Here are some thoughts regarding the layout of an average punjabi wedding day and its structure.
When it comes to punjabi weddings, its important to note which traditions are native to our culture and what traditions we have borrowed from outside sources. Especially when it comes to filming and shooting these traditions. For example, filming of the morning prep is something we adopted from the western tradition. However, traditionally companies have simply focused on getting shots of the the accessories and make up—we've started to shift the importance onto the family members themselves, capturing candid moments as they unfold. Knowing that this part of the wedding day was adopted from the west means we have more time to creatively get involved. Parts of the wedding that are unique to our traditions, such as the ceremony, doli and pani verna are pretty much filmed as is to preserve their culturally integrity.
It use to be that you could get an entire punjabi wedding from morning prep to reception done in one day. But as we adopted more and more traditions from the west (and became unwilling to shed traditions of our own) our weddings have grown into a two day (sometimes three day) affair—and that's not even including the constantly fluctuating number of pre wedding events!
We adopted speeches, the ring exchange and the photoshoot from the western tradition. The speeches and photoshoot adding to the length of the weddings themselves. The rest of this talk, as the title suggests, will be regarding photoshoots and how we can improve upon them.
Now, traditionally, the photoshoot has been done after the wedding and before the doli. While there may be many logistical reasons for this (easier getting family photoshoots done right after ceremony, provides a break in the action etc) it isn't exactly the best time for a photoshoot. Punjabi weddings usually end sometime in the afternoon, when the sun is directly above our heads casting harsh light downwards over the eyes.
As our past clients have noted—we like to take our casual photoshoot in the hour before and after sundown. There's a term for this time of day within photography circles—magic hour.
Magic hour simply yields the best photos, especially from a lighting perspective. The sun isnt as high up in the sky, its level with the sky line and the light isnt as harsh, so it provides for soft, evenly lit photos without the harsh shadows. So with keeping that in mind, we propose some changes to the structure of the wedding day that would make for stunning wedding day photo shoots. We think it might even help with the timing of events but we dont realistically expect everyone to adopt these changes! However, if our logic makes sense to you (and you happen to be one of our clients) feel free to bring this up with us. Overcast weather works much in the same way, as clouds obscure the harsh light and provide a natural, blanket soft box. owever, overcast weather often brings with it the chance of rain!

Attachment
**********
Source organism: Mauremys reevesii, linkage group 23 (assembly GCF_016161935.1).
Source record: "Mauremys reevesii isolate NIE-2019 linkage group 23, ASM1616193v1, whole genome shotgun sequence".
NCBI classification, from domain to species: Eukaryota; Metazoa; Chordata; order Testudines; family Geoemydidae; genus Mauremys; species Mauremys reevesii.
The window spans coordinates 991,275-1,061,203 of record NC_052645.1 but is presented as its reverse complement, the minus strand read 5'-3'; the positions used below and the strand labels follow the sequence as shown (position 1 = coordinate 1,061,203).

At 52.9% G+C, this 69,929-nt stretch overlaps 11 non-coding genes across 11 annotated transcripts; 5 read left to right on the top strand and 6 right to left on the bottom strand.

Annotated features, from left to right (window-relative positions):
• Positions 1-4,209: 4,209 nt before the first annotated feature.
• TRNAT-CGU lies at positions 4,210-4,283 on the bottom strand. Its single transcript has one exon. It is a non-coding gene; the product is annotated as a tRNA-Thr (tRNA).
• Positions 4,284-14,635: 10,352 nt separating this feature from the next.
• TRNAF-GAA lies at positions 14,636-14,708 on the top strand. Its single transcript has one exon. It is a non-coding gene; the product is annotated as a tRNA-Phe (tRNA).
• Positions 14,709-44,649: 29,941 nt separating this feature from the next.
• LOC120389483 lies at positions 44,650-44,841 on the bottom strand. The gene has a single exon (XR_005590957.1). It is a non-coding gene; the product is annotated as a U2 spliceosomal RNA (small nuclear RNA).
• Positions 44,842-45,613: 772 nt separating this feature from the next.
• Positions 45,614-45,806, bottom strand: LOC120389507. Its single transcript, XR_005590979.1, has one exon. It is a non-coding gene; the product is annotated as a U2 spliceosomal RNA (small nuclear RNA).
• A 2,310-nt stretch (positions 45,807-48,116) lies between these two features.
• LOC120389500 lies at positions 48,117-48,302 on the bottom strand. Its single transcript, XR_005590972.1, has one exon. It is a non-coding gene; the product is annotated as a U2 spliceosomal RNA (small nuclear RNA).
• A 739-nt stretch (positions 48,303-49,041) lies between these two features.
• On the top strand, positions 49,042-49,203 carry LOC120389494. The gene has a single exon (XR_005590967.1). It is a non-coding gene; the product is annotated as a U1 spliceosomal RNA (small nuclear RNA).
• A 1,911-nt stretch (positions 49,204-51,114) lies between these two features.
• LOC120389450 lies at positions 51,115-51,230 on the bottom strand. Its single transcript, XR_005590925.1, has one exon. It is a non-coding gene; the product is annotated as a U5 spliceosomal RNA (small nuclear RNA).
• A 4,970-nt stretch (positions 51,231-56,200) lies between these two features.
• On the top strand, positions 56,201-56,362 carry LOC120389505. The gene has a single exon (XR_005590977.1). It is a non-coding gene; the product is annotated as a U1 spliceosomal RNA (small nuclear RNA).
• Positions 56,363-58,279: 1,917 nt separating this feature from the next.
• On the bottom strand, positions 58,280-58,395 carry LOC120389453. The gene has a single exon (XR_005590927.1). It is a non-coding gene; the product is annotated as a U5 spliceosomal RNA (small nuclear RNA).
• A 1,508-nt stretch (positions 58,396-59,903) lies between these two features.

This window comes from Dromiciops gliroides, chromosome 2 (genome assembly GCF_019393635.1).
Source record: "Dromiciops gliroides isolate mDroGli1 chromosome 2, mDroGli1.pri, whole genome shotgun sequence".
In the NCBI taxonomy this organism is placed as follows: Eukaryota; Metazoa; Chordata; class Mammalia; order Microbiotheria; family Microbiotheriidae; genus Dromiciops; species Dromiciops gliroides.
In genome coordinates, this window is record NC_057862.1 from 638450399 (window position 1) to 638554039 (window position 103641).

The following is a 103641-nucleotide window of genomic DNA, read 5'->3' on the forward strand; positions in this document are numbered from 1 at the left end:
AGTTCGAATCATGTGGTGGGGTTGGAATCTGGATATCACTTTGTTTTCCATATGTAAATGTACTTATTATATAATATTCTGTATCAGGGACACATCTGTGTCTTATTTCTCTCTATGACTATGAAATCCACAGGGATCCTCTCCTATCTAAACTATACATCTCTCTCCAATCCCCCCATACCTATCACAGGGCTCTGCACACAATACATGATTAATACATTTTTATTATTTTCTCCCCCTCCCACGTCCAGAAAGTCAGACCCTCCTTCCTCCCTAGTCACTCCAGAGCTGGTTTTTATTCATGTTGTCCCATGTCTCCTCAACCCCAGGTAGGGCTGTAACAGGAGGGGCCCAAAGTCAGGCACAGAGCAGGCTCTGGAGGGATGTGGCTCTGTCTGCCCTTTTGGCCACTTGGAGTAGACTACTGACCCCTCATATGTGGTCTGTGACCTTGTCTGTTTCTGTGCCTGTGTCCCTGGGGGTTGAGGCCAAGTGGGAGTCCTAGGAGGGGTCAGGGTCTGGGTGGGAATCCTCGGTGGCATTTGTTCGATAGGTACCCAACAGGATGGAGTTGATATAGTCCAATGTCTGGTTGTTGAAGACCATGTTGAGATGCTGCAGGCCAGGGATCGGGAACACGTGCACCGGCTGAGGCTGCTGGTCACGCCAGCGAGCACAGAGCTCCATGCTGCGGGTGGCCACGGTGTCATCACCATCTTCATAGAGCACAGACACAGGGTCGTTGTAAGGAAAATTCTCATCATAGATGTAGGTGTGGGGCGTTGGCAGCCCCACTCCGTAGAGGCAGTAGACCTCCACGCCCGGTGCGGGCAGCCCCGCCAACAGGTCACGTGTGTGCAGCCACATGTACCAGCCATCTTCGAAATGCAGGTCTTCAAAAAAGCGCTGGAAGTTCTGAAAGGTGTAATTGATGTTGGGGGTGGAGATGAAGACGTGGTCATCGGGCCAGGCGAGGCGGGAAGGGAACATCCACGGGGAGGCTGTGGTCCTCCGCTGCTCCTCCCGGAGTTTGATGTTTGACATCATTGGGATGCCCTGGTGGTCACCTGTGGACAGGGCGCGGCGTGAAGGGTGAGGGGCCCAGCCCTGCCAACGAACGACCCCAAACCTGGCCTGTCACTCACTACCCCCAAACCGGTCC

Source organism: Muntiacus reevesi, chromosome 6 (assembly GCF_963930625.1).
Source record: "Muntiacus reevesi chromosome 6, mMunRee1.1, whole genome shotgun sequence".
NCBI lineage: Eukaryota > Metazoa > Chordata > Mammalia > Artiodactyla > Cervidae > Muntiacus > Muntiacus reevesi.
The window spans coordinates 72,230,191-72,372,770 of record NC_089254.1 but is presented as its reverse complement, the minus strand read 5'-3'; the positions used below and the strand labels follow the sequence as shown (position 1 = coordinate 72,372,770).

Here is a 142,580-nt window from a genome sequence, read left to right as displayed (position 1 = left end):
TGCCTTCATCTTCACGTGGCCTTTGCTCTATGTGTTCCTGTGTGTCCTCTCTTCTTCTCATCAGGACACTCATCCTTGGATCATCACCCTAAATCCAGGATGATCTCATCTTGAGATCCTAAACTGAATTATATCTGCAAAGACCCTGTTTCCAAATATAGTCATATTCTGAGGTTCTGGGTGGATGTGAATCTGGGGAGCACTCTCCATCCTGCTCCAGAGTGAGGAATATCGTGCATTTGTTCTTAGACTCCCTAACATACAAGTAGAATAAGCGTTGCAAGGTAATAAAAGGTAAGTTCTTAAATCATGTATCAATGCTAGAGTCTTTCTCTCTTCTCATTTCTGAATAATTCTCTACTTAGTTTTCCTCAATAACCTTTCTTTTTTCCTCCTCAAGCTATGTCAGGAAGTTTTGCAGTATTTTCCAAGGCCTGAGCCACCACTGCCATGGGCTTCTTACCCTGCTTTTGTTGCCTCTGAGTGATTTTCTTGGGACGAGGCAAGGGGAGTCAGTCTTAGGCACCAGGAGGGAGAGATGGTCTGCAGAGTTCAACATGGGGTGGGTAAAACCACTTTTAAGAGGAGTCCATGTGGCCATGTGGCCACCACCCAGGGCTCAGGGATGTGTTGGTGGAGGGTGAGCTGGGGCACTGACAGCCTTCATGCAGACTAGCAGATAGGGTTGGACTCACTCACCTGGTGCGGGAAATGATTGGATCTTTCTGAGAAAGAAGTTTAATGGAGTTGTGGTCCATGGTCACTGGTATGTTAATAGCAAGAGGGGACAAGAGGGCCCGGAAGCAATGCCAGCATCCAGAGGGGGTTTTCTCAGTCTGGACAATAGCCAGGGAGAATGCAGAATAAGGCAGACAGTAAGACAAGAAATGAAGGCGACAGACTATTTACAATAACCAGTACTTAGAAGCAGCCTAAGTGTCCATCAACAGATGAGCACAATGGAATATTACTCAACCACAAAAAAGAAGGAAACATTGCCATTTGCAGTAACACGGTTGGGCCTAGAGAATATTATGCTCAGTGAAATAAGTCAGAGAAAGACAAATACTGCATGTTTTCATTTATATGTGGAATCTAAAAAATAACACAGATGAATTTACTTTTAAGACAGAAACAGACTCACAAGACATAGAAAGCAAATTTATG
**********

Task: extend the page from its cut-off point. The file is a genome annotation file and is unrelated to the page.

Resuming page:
In our opinion, after the wedding, the family photoshoots and any group pictures should be taken care of at the gurdwara. Then, instead of heading to the photoshoot location where alot of time is wasted in getting everyone organized only to take photos in harsh lighting—we think it would be beneficial to carry on with the day and head to the doli at the brides house. With the Doli taken care of, one has the option of doing an extended photoshoot and the pressure of being "on time" is gone so it makes for a much more casual, relaxed shoot. Also, by virtue of the timing, we are shooting in better light! One could conceivably go ahead with the pani verna and leave the photoshoot for the end of the day if need be but we like the idea of ending the day at the grooms house—so we wont mess with tradition too much.
Now, with the doli being before the photoshoot, many girls might be worried about their make up after going through that emotional gauntlet, or even just being in the right mood for a photoshoot. To this we don't really have an answer, we acknowledge that this may be a potential drawback. However, we have noticed that more and more Doli's are becoming happier events—still emotional—but in a different way and its a welcome change. Regardless, let us know what you think? Should we not fiddle with "tradition"? Are things as good as they're going to get? Or are you down with playing around with your wedding structure to get the best possible photos and film?